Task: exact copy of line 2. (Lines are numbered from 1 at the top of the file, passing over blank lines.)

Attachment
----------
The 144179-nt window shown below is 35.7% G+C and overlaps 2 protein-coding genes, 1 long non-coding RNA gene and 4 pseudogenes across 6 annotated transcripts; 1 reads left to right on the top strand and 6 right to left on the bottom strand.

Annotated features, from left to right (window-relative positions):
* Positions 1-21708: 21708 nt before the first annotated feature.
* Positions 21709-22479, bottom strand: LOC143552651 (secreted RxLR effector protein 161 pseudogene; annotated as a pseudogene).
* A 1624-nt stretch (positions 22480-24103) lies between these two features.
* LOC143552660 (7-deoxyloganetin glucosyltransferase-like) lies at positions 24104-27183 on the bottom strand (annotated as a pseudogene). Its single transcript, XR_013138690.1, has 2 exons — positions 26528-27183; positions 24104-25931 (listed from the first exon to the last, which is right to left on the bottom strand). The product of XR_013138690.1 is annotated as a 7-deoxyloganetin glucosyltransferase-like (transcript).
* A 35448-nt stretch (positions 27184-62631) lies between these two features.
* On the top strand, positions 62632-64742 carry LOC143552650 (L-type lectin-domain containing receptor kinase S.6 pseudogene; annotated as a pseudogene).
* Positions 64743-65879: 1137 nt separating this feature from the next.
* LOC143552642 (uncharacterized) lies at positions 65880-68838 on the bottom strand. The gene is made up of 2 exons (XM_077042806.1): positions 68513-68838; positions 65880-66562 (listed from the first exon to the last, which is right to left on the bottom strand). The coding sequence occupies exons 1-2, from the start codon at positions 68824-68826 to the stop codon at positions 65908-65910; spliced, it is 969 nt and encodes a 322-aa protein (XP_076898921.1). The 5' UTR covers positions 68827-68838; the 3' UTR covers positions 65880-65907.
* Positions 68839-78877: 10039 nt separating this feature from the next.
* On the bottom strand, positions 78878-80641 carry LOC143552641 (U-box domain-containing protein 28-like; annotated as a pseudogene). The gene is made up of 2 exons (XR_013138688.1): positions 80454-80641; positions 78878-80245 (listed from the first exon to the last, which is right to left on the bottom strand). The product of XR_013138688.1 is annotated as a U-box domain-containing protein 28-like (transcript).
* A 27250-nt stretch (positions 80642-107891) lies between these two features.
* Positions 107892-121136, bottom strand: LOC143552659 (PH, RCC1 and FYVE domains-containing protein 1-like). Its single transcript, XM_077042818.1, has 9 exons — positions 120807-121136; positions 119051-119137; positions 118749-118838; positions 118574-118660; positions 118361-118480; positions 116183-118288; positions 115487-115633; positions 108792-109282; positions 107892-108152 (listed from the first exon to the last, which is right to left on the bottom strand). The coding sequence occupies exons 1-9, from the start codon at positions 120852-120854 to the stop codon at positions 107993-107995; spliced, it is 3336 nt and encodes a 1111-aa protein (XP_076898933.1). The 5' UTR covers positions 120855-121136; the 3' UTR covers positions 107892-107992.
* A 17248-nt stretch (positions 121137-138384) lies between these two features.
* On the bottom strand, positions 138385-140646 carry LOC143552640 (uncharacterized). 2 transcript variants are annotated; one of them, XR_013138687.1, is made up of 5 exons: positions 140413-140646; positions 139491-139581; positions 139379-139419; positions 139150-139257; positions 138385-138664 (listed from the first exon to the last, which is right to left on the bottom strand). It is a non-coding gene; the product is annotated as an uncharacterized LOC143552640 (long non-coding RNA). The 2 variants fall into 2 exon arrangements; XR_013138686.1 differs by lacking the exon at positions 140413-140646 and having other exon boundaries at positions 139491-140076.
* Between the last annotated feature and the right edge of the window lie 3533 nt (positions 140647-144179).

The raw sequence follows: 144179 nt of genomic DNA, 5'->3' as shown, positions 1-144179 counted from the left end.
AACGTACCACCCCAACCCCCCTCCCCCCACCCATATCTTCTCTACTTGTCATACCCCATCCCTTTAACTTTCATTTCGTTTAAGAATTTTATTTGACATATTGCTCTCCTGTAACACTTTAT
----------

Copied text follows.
Annotated features, from left to right (window-relative positions):